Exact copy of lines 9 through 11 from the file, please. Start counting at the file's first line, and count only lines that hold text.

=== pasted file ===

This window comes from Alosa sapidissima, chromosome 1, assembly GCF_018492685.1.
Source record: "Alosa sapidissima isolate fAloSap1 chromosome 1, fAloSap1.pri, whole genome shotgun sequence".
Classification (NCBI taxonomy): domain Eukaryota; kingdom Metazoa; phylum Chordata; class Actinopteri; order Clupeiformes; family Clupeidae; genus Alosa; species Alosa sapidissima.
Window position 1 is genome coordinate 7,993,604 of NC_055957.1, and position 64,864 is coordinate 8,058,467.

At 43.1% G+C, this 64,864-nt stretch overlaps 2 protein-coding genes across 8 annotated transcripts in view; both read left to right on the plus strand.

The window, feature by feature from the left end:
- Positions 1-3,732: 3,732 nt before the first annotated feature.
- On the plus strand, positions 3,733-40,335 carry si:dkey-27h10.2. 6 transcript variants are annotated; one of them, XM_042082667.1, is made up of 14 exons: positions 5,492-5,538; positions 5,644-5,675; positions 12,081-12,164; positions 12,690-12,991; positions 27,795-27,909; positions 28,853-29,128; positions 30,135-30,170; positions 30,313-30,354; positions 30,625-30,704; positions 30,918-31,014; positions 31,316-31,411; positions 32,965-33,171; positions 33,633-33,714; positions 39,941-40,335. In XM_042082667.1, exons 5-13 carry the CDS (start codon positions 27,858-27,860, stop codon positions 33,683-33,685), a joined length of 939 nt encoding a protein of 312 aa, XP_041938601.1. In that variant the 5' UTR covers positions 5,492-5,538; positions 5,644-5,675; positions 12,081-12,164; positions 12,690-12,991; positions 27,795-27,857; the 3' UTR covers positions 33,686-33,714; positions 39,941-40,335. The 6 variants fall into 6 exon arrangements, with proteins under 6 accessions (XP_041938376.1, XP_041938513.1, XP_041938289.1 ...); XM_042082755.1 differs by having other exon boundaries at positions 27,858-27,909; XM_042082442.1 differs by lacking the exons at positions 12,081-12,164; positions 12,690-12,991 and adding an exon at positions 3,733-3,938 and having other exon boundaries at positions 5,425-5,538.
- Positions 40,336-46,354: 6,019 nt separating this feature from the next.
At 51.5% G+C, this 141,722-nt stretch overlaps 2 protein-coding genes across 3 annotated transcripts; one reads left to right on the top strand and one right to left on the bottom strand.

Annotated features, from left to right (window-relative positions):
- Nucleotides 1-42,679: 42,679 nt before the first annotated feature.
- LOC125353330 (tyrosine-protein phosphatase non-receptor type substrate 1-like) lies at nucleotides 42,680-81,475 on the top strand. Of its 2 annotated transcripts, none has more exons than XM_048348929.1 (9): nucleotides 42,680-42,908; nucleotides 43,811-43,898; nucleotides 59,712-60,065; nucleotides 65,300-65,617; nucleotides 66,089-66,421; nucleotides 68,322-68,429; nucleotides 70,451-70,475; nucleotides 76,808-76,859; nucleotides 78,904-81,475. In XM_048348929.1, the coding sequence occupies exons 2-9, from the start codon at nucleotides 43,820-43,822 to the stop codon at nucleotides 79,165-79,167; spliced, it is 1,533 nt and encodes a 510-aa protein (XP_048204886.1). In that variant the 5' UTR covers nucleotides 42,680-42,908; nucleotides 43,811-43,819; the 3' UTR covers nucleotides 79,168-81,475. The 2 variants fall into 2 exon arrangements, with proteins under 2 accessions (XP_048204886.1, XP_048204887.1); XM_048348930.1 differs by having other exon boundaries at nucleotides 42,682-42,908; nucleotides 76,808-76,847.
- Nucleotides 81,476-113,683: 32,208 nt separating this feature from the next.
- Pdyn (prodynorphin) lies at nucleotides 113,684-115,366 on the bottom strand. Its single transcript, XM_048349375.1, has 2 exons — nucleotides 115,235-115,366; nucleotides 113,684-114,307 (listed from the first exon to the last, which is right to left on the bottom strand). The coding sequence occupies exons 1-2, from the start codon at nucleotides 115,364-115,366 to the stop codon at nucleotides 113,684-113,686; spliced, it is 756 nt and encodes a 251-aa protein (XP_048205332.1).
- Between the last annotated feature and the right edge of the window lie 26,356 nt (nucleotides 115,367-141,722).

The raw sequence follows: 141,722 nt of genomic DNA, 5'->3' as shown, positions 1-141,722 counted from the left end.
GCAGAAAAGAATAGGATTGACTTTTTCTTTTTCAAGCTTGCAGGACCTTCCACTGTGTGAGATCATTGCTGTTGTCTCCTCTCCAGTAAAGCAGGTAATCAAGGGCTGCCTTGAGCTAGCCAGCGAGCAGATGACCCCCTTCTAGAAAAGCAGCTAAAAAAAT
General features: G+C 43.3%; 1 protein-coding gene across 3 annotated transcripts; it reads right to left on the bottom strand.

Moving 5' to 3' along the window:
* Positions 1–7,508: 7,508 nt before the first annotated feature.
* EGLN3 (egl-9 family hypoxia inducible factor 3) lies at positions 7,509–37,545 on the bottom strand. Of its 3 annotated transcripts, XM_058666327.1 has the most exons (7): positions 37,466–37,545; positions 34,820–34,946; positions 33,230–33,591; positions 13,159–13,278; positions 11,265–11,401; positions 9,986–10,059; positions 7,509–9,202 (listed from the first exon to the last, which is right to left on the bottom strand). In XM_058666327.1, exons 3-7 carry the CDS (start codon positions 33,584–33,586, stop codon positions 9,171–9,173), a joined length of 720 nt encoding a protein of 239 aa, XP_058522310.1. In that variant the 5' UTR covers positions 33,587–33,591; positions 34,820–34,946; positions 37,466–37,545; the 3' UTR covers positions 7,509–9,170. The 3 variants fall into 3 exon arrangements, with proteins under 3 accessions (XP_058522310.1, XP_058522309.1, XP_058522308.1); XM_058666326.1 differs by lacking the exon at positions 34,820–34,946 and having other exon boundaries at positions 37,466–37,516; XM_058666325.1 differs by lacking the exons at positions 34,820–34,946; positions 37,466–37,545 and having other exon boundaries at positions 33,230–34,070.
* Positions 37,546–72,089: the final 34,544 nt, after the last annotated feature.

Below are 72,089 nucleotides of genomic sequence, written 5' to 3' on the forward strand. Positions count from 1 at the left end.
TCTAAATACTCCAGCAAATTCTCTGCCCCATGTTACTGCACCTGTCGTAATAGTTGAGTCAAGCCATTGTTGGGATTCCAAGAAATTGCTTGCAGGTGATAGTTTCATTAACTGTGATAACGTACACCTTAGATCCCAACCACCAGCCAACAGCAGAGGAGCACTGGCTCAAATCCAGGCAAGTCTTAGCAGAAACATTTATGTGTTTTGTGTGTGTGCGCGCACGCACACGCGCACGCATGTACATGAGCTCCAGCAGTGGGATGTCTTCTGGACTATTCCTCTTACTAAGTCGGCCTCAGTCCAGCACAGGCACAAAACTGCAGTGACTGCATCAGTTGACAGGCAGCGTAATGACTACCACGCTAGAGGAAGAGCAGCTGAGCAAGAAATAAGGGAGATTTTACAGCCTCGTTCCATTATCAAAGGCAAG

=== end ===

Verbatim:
- Positions 40,336-46,354: 6,019 nt separating this feature from the next.
At 51.5% G+C, this 141,722-nt stretch overlaps 2 protein-coding genes across 3 annotated transcripts; one reads left to right on the top strand and one right to left on the bottom strand.

Annotated features, from left to right (window-relative positions):